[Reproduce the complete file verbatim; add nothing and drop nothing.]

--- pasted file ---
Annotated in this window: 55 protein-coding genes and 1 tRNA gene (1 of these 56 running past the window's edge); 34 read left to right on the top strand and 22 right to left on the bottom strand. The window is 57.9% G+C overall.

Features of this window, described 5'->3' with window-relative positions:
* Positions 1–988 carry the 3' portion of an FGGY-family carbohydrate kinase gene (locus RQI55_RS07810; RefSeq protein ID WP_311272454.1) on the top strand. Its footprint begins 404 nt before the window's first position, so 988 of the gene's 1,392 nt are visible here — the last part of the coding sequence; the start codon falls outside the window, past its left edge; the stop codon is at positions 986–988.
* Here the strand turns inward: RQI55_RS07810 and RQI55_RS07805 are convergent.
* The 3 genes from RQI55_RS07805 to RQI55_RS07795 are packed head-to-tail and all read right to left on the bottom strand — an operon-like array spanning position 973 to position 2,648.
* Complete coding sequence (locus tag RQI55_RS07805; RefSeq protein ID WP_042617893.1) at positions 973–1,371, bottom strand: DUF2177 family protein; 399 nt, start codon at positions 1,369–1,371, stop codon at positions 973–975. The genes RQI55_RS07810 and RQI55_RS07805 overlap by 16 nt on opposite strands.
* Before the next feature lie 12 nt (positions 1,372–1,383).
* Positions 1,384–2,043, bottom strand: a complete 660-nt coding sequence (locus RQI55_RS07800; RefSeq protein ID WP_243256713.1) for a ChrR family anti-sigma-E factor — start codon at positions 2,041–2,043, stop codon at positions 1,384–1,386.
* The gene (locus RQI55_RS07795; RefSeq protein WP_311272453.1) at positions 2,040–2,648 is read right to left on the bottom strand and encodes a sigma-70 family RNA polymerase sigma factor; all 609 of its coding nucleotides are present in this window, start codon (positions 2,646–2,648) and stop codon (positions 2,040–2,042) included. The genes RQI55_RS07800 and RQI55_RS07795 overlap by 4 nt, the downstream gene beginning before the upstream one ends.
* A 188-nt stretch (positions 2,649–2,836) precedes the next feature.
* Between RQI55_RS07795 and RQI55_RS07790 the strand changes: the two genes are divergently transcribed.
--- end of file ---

Annotated in this window: 55 protein-coding genes and 1 tRNA gene (1 of these 56 running past the window's edge); 34 read left to right on the top strand and 22 right to left on the bottom strand. The window is 57.9% G+C overall.

Features of this window, described 5'->3' with window-relative positions:
* Positions 1–988 carry the 3' portion of an FGGY-family carbohydrate kinase gene (locus RQI55_RS07810; RefSeq protein ID WP_311272454.1) on the top strand. Its footprint begins 404 nt before the window's first position, so 988 of the gene's 1,392 nt are visible here — the last part of the coding sequence; the start codon falls outside the window, past its left edge; the stop codon is at positions 986–988.
* Here the strand turns inward: RQI55_RS07810 and RQI55_RS07805 are convergent.
* The 3 genes from RQI55_RS07805 to RQI55_RS07795 are packed head-to-tail and all read right to left on the bottom strand — an operon-like array spanning position 973 to position 2,648.
* Complete coding sequence (locus tag RQI55_RS07805; RefSeq protein ID WP_042617893.1) at positions 973–1,371, bottom strand: DUF2177 family protein; 399 nt, start codon at positions 1,369–1,371, stop codon at positions 973–975. The genes RQI55_RS07810 and RQI55_RS07805 overlap by 16 nt on opposite strands.
* Before the next feature lie 12 nt (positions 1,372–1,383).
* Positions 1,384–2,043, bottom strand: a complete 660-nt coding sequence (locus RQI55_RS07800; RefSeq protein ID WP_243256713.1) for a ChrR family anti-sigma-E factor — start codon at positions 2,041–2,043, stop codon at positions 1,384–1,386.
* The gene (locus RQI55_RS07795; RefSeq protein WP_311272453.1) at positions 2,040–2,648 is read right to left on the bottom strand and encodes a sigma-70 family RNA polymerase sigma factor; all 609 of its coding nucleotides are present in this window, start codon (positions 2,646–2,648) and stop codon (positions 2,040–2,042) included. The genes RQI55_RS07800 and RQI55_RS07795 overlap by 4 nt, the downstream gene beginning before the upstream one ends.
* A 188-nt stretch (positions 2,649–2,836) precedes the next feature.
* Between RQI55_RS07795 and RQI55_RS07790 the strand changes: the two genes are divergently transcribed.